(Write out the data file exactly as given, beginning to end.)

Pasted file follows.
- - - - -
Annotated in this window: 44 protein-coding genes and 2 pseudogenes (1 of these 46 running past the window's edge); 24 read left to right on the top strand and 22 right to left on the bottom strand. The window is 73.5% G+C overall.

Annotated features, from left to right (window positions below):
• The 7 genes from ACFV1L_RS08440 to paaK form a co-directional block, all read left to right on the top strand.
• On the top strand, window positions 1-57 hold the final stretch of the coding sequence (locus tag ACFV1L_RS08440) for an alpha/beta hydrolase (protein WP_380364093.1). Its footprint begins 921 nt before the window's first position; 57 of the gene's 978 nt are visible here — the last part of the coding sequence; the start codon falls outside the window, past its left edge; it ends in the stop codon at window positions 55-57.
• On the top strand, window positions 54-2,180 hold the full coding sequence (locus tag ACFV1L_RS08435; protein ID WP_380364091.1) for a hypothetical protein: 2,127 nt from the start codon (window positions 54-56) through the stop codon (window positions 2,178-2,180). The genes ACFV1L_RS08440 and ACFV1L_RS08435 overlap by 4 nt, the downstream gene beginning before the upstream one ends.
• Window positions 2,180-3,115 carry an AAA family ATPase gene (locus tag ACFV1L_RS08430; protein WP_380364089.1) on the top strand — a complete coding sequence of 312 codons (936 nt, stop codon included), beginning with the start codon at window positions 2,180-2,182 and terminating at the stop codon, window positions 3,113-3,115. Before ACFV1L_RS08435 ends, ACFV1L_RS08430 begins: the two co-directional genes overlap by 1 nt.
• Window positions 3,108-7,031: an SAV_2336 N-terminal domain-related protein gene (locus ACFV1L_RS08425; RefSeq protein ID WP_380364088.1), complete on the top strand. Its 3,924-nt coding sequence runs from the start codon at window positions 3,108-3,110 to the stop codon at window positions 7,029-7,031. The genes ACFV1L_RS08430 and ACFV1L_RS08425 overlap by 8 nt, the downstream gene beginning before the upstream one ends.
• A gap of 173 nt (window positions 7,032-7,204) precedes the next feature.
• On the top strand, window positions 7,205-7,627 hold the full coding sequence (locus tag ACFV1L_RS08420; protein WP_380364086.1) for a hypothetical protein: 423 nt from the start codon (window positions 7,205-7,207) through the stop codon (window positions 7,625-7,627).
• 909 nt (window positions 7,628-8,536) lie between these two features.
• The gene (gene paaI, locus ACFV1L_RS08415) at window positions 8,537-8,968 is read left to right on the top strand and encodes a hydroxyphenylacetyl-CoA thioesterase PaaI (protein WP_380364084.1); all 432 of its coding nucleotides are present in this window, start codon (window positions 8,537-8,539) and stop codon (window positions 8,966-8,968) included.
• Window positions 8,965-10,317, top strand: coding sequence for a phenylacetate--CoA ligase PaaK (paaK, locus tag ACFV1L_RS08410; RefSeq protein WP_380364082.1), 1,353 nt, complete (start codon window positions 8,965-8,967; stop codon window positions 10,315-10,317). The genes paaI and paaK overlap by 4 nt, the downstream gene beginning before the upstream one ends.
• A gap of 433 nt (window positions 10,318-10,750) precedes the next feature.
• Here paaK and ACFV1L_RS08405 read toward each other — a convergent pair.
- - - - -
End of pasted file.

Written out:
Annotated in this window: 44 protein-coding genes and 2 pseudogenes (1 of these 46 running past the window's edge); 24 read left to right on the top strand and 22 right to left on the bottom strand. The window is 73.5% G+C overall.

Annotated features, from left to right (window positions below):
• The 7 genes from ACFV1L_RS08440 to paaK form a co-directional block, all read left to right on the top strand.
• On the top strand, window positions 1-57 hold the final stretch of the coding sequence (locus tag ACFV1L_RS08440) for an alpha/beta hydrolase (protein WP_380364093.1). Its footprint begins 921 nt before the window's first position; 57 of the gene's 978 nt are visible here — the last part of the coding sequence; the start codon falls outside the window, past its left edge; it ends in the stop codon at window positions 55-57.
• On the top strand, window positions 54-2,180 hold the full coding sequence (locus tag ACFV1L_RS08435; protein ID WP_380364091.1) for a hypothetical protein: 2,127 nt from the start codon (window positions 54-56) through the stop codon (window positions 2,178-2,180). The genes ACFV1L_RS08440 and ACFV1L_RS08435 overlap by 4 nt, the downstream gene beginning before the upstream one ends.
• Window positions 2,180-3,115 carry an AAA family ATPase gene (locus tag ACFV1L_RS08430; protein WP_380364089.1) on the top strand — a complete coding sequence of 312 codons (936 nt, stop codon included), beginning with the start codon at window positions 2,180-2,182 and terminating at the stop codon, window positions 3,113-3,115. Before ACFV1L_RS08435 ends, ACFV1L_RS08430 begins: the two co-directional genes overlap by 1 nt.
• Window positions 3,108-7,031: an SAV_2336 N-terminal domain-related protein gene (locus ACFV1L_RS08425; RefSeq protein ID WP_380364088.1), complete on the top strand. Its 3,924-nt coding sequence runs from the start codon at window positions 3,108-3,110 to the stop codon at window positions 7,029-7,031. The genes ACFV1L_RS08430 and ACFV1L_RS08425 overlap by 8 nt, the downstream gene beginning before the upstream one ends.
• A gap of 173 nt (window positions 7,032-7,204) precedes the next feature.
• On the top strand, window positions 7,205-7,627 hold the full coding sequence (locus tag ACFV1L_RS08420; protein WP_380364086.1) for a hypothetical protein: 423 nt from the start codon (window positions 7,205-7,207) through the stop codon (window positions 7,625-7,627).
• 909 nt (window positions 7,628-8,536) lie between these two features.
• The gene (gene paaI, locus ACFV1L_RS08415) at window positions 8,537-8,968 is read left to right on the top strand and encodes a hydroxyphenylacetyl-CoA thioesterase PaaI (protein WP_380364084.1); all 432 of its coding nucleotides are present in this window, start codon (window positions 8,537-8,539) and stop codon (window positions 8,966-8,968) included.
• Window positions 8,965-10,317, top strand: coding sequence for a phenylacetate--CoA ligase PaaK (paaK, locus tag ACFV1L_RS08410; RefSeq protein WP_380364082.1), 1,353 nt, complete (start codon window positions 8,965-8,967; stop codon window positions 10,315-10,317). The genes paaI and paaK overlap by 4 nt, the downstream gene beginning before the upstream one ends.
• A gap of 433 nt (window positions 10,318-10,750) precedes the next feature.
• Here paaK and ACFV1L_RS08405 read toward each other — a convergent pair.